Volunteers Gabor Horvath, Lisa Horvath and Shannon Carlow ae determined to keep cleaning up the mess around the old Crofton Elementary School until the building is finally demolished. (Photo by Don Bodger)

Residents cleaning up dangerous mess at old Crofton Elementary

Back of the building ransacked with graffiti, drug paraphernalia and sparking a fear of fires

A group of concerned Crofton residents tired of inaction has taken matters into its own hands to clean up the abandoned Crofton Elementary School site.

About a dozen people turned out June 22 to begin a concerted campaign of painting over graffiti, cleaning up garbage and disposing of drug paraphernalia left behind by people who take drugs and set fires at the back of the building on a regular basis.

An extensive amount of time was spent on cleaning up the long grass and weeds, including two men going full bore with mowers and weedeaters. Local landscaper Derrick Edwards volunteered almost three hours of time the next night.

Diehard citizens vow to keep at it, armed with paint and rollers for as long as it takes until the building is finally demolished.

“Crofton has been greatly struggling with an increase in graffiti, purpose set fires, and associated activities this past year,” noted spokesperson Shannon Carlow. “We have worked hard to address the situation escalating from the origin of the old elementary school.”

“It’s a shame that our school district can’t get this thing done,” said Gabor Horvath, a prominent community member who organizes the annual Christmas parade in town.

“I think the building should be sold to the right bidder. The building is useless. You can’t make it into residential. It has to be demolished.”

No students have been housed in the building since 2009 when the new Crofton Elementary School opened. But School District 79 did not officially close it and turn jurisdiction over to the provincial Ministry of Education until January of 2017 while still maintaining control over the old building for security and maintenance.

“They did not think of the effect on community of a derelict building,” said Carlow. “I think they missed the boat and just ignored it.”

The site surrounding the old school deteriorated so much with long grass and unkept conditions that it’s sparking fears of a fire. Drug users already use tires for starting fires in the evenings and the Crofton Fire Department has been called to the site when fires have gotten away.

Signs of a fire started in a hole in the pavement last weekend were visible.

It’s conceded a major fire in the building would be catastrophic, considering its asbestos content.

Carlow broke down the situation at the site into short-term, medium- and long-term goals.

The short term would be to finish the fire suppression. They’ve received some great cooperation from the Municipality of North Cowichan, Carlow noted, in cutting down the grass, but little from the school district and private residents have undertaken a large part of the task themselves.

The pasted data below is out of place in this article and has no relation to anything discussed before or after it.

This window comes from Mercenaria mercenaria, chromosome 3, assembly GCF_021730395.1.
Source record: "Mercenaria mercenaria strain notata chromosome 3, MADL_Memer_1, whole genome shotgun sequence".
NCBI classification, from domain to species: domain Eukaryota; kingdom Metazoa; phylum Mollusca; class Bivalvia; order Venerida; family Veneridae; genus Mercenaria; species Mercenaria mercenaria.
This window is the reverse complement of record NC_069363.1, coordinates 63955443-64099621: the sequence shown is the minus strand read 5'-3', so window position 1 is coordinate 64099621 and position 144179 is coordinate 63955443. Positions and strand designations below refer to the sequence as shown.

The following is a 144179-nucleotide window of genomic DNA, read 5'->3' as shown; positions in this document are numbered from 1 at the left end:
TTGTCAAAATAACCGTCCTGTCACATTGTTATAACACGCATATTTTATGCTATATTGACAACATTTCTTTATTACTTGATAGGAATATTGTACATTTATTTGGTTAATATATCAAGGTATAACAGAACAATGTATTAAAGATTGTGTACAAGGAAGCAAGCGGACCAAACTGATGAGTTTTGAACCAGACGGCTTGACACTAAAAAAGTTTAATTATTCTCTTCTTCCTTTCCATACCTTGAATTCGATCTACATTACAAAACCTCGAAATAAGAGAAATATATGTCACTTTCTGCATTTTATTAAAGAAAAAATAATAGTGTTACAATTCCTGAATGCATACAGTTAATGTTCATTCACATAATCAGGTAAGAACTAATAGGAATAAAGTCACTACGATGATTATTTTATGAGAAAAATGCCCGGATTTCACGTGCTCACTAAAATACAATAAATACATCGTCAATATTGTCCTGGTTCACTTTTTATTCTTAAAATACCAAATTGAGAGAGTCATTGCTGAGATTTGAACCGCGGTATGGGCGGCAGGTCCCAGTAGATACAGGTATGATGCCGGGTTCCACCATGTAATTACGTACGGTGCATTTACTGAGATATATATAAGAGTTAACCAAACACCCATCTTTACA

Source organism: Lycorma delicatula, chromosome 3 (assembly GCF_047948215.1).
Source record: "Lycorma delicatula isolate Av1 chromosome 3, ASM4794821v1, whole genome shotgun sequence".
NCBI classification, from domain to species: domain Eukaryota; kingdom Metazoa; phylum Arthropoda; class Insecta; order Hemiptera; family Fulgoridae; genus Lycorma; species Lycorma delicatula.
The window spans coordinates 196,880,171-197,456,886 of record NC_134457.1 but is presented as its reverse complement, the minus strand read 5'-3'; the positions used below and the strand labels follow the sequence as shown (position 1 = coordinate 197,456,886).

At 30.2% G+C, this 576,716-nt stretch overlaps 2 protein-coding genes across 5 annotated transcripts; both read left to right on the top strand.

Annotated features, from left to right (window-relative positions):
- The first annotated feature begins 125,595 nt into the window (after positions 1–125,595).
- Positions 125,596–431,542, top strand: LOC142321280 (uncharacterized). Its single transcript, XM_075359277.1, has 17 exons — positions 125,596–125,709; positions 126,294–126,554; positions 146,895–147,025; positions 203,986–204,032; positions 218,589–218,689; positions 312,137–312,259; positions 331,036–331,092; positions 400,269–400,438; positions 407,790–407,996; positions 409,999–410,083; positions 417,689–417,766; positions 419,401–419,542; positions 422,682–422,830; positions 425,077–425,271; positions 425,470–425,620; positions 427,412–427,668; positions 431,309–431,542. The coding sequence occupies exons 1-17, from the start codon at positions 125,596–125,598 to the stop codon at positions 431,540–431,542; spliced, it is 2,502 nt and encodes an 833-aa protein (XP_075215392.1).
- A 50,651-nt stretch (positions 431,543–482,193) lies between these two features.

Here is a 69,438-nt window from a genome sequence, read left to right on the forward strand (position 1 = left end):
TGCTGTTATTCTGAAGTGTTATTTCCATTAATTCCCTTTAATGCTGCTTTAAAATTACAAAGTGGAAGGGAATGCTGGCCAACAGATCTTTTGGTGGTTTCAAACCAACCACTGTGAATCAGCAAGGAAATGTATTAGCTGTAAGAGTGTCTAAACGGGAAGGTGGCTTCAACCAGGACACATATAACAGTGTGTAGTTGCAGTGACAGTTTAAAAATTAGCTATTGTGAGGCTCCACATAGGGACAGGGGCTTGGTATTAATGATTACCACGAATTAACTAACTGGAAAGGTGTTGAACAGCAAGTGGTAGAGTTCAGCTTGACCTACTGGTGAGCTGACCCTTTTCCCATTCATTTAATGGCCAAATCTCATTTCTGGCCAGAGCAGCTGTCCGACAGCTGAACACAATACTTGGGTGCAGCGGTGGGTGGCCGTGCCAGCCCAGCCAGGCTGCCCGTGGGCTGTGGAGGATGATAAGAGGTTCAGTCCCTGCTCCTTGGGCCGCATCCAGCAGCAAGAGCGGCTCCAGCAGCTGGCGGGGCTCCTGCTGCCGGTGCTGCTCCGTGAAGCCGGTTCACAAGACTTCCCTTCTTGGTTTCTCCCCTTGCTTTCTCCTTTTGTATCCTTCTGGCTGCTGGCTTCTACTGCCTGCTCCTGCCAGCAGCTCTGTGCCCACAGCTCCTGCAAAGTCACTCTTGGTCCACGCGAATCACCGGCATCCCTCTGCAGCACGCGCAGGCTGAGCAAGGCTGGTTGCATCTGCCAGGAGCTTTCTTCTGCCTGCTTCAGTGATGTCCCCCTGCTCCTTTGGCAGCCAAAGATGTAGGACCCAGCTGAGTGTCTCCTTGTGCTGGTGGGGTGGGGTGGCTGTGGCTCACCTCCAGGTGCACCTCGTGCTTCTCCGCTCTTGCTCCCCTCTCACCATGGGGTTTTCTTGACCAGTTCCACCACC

“The fire risk is high with the property being located within a residential neighbourhood and the grass not being mowed for a long, long, long time. Kids are setting fires on a regular basis.”

Local and provincial authorities have indicated nothing can be done because there are no monies available.

“Our medium term is to work with B.C. Hate Crimes,” Carlow added.

The content of the graffiti on the building has symbols and text that make it fall under that category. Liaison has been with the Cowichan Valley Intercultural Society and its focus is education and resources.

“Our long-term goal is to get the province to secure the building better and get serious about the demolition,” said Carlow.

The group has garnered considerable support in its endeavours. Block Watch is actively involved and the Cowichan Valley Schools Heritage Society will be taking up the matter at its next board meeting in September.

Taking back the community means “we are building some organized structure and submissions to the province,” Carlow indicated. Efforts are also being undertaken to liaise with local fire officials, but there’s been no progress on getting a coordinated conversation going yet.

The process has seemed painstaking at times, but there’s determination to see the situation finally addressed to completion.

“I’m really impressed with our community,” Carlow said. “We’re trying to be extremely pro-active.”

She noted it’s a lovely site in the midst of the community that might make some nice family housing one day when it’s cleaned up for good rather than left in its current horrible state.

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